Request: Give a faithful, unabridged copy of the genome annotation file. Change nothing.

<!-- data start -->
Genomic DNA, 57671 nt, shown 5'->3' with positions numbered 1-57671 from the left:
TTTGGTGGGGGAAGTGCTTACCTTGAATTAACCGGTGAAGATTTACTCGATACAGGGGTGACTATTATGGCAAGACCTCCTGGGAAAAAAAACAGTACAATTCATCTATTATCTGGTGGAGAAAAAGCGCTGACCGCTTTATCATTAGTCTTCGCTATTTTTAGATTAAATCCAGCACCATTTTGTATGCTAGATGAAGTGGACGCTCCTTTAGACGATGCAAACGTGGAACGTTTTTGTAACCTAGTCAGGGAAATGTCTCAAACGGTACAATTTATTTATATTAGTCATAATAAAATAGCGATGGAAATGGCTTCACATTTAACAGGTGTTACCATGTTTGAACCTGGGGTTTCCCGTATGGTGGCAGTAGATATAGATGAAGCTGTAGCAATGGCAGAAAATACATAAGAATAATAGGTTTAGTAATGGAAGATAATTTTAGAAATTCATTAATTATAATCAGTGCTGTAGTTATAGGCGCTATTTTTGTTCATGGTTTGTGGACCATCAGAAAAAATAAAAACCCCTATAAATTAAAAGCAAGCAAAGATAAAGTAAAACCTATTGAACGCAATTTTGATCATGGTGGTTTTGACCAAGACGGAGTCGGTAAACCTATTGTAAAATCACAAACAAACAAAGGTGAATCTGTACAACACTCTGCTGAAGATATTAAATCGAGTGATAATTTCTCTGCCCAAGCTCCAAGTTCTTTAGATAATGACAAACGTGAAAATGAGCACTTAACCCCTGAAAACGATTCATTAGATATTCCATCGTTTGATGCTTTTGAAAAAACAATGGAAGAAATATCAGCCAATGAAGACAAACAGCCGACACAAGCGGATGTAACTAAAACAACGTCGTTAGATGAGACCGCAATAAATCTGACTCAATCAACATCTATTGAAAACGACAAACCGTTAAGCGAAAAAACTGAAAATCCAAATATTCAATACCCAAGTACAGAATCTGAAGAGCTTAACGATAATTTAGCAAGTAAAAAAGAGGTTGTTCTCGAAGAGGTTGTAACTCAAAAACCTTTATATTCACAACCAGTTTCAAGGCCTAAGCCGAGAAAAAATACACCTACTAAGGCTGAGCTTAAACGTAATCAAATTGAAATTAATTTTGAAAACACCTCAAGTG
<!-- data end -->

Genomic DNA, 57671 nt, shown 5'->3' with positions numbered 1-57671 from the left:
TTTGGTGGGGGAAGTGCTTACCTTGAATTAACCGGTGAAGATTTACTCGATACAGGGGTGACTATTATGGCAAGACCTCCTGGGAAAAAAAACAGTACAATTCATCTATTATCTGGTGGAGAAAAAGCGCTGACCGCTTTATCATTAGTCTTCGCTATTTTTAGATTAAATCCAGCACCATTTTGTATGCTAGATGAAGTGGACGCTCCTTTAGACGATGCAAACGTGGAACGTTTTTGTAACCTAGTCAGGGAAATGTCTCAAACGGTACAATTTATTTATATTAGTCATAATAAAATAGCGATGGAAATGGCTTCACATTTAACAGGTGTTACCATGTTTGAACCTGGGGTTTCCCGTATGGTGGCAGTAGATATAGATGAAGCTGTAGCAATGGCAGAAAATACATAAGAATAATAGGTTTAGTAATGGAAGATAATTTTAGAAATTCATTAATTATAATCAGTGCTGTAGTTATAGGCGCTATTTTTGTTCATGGTTTGTGGACCATCAGAAAAAATAAAAACCCCTATAAATTAAAAGCAAGCAAAGATAAAGTAAAACCTATTGAACGCAATTTTGATCATGGTGGTTTTGACCAAGACGGAGTCGGTAAACCTATTGTAAAATCACAAACAAACAAAGGTGAATCTGTACAACACTCTGCTGAAGATATTAAATCGAGTGATAATTTCTCTGCCCAAGCTCCAAGTTCTTTAGATAATGACAAACGTGAAAATGAGCACTTAACCCCTGAAAACGATTCATTAGATATTCCATCGTTTGATGCTTTTGAAAAAACAATGGAAGAAATATCAGCCAATGAAGACAAACAGCCGACACAAGCGGATGTAACTAAAACAACGTCGTTAGATGAGACCGCAATAAATCTGACTCAATCAACATCTATTGAAAACGACAAACCGTTAAGCGAAAAAACTGAAAATCCAAATATTCAATACCCAAGTACAGAATCTGAAGAGCTTAACGATAATTTAGCAAGTAAAAAAGAGGTTGTTCTCGAAGAGGTTGTAACTCAAAAACCTTTATATTCACAACCAGTTTCAAGGCCTAAGCCGAGAAAAAATACACCTACTAAGGCTGAGCTTAAACGTAATCAAATTGAAATTAATTTTGAAAACACCTCAAGTG